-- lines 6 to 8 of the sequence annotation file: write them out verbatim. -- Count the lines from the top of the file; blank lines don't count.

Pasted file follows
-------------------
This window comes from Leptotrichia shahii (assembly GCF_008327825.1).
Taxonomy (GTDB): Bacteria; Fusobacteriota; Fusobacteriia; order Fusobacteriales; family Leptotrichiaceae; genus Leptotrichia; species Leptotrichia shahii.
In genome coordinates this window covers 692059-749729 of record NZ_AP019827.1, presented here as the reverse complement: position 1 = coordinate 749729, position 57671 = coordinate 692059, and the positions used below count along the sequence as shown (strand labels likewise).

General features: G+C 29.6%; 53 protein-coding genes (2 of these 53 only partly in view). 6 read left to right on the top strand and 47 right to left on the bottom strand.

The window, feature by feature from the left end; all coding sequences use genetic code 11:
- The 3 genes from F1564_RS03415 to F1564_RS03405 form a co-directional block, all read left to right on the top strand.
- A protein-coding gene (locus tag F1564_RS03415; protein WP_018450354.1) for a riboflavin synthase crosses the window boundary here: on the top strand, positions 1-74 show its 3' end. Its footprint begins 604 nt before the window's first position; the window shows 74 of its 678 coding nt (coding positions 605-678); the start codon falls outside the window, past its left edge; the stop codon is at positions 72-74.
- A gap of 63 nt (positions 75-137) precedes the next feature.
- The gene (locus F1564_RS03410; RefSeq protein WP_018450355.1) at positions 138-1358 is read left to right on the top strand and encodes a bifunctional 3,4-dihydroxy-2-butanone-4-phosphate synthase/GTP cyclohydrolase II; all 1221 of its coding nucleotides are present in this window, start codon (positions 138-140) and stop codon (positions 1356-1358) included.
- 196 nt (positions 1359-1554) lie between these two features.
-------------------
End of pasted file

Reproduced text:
- The 3 genes from F1564_RS03415 to F1564_RS03405 form a co-directional block, all read left to right on the top strand.
- A protein-coding gene (locus tag F1564_RS03415; protein WP_018450354.1) for a riboflavin synthase crosses the window boundary here: on the top strand, positions 1-74 show its 3' end. Its footprint begins 604 nt before the window's first position; the window shows 74 of its 678 coding nt (coding positions 605-678); the start codon falls outside the window, past its left edge; the stop codon is at positions 72-74.
- A gap of 63 nt (positions 75-137) precedes the next feature.